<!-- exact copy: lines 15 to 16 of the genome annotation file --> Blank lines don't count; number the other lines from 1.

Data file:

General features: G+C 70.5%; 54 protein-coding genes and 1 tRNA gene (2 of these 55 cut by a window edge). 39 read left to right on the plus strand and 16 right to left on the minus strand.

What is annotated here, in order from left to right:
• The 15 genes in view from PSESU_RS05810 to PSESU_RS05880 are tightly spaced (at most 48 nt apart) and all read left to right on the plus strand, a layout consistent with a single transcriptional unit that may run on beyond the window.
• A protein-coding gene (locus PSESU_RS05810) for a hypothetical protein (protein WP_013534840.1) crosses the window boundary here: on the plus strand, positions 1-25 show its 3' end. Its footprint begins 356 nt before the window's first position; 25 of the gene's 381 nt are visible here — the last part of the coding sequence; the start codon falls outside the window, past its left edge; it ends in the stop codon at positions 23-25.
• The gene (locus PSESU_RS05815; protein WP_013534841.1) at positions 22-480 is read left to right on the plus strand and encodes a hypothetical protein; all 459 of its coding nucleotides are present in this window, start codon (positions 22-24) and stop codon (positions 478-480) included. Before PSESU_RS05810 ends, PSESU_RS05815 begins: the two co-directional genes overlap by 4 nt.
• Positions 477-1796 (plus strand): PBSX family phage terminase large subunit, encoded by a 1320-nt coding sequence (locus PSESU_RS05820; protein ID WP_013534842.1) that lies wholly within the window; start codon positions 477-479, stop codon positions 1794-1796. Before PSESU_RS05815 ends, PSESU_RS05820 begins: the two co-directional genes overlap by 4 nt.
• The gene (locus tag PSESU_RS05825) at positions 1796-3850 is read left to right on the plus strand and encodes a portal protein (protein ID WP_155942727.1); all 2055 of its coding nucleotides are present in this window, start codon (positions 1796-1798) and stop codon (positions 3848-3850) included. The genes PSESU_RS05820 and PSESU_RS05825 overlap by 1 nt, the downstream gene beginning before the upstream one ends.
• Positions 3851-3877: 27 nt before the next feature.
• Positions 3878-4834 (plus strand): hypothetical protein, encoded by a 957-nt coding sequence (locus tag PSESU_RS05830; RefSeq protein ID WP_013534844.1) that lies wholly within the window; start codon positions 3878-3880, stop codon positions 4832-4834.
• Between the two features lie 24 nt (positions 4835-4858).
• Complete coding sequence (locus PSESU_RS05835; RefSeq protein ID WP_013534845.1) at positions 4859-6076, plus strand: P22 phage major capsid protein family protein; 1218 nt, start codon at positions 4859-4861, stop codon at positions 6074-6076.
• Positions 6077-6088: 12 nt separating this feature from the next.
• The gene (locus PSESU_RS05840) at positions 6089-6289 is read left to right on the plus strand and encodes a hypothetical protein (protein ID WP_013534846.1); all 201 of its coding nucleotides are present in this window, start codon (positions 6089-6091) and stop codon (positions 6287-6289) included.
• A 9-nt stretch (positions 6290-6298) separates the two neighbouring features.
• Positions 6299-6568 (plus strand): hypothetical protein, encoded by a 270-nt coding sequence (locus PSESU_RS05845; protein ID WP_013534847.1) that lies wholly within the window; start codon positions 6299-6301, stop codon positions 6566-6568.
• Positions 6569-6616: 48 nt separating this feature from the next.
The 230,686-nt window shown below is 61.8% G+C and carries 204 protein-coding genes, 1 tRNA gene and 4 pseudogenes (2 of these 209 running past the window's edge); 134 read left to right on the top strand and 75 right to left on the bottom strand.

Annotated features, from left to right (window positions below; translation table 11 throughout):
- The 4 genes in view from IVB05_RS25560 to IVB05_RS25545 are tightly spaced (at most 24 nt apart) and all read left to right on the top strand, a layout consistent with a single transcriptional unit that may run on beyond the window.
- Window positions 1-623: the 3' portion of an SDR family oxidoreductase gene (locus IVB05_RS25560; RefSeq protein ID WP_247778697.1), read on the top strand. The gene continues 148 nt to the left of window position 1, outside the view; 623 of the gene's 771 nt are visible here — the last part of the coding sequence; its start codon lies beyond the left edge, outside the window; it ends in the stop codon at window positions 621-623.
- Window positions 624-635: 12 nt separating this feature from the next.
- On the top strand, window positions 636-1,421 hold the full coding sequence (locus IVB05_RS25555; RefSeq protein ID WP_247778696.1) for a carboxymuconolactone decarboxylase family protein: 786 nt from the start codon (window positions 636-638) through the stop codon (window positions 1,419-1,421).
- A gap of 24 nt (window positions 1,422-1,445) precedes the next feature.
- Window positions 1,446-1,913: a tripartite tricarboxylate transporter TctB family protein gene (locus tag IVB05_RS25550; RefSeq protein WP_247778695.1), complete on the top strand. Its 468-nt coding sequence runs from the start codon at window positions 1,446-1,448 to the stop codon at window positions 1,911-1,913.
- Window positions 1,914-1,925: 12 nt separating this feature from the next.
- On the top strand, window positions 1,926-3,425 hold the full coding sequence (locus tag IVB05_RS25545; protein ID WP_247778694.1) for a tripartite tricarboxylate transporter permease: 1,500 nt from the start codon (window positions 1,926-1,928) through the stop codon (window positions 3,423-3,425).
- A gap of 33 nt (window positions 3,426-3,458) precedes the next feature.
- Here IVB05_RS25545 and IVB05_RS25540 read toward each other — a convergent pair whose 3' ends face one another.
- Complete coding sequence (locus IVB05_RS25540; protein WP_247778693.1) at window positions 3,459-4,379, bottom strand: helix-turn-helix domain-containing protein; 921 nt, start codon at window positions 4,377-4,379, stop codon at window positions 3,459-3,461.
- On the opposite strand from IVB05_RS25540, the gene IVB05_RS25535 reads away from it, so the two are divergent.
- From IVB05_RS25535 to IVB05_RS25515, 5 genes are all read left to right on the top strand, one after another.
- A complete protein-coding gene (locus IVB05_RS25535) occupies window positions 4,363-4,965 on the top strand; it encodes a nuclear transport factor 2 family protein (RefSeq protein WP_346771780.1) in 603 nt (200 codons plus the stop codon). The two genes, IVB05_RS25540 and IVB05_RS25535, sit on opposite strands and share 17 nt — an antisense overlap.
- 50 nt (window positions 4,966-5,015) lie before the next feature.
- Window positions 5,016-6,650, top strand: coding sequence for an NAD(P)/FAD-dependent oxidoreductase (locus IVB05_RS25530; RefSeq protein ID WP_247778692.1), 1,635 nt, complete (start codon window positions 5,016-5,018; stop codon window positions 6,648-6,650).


• Positions 6299-6568 (plus strand): hypothetical protein, encoded by a 270-nt coding sequence (locus PSESU_RS05845; protein ID WP_013534847.1) that lies wholly within the window; start codon positions 6299-6301, stop codon positions 6566-6568.
• Positions 6569-6616: 48 nt separating this feature from the next.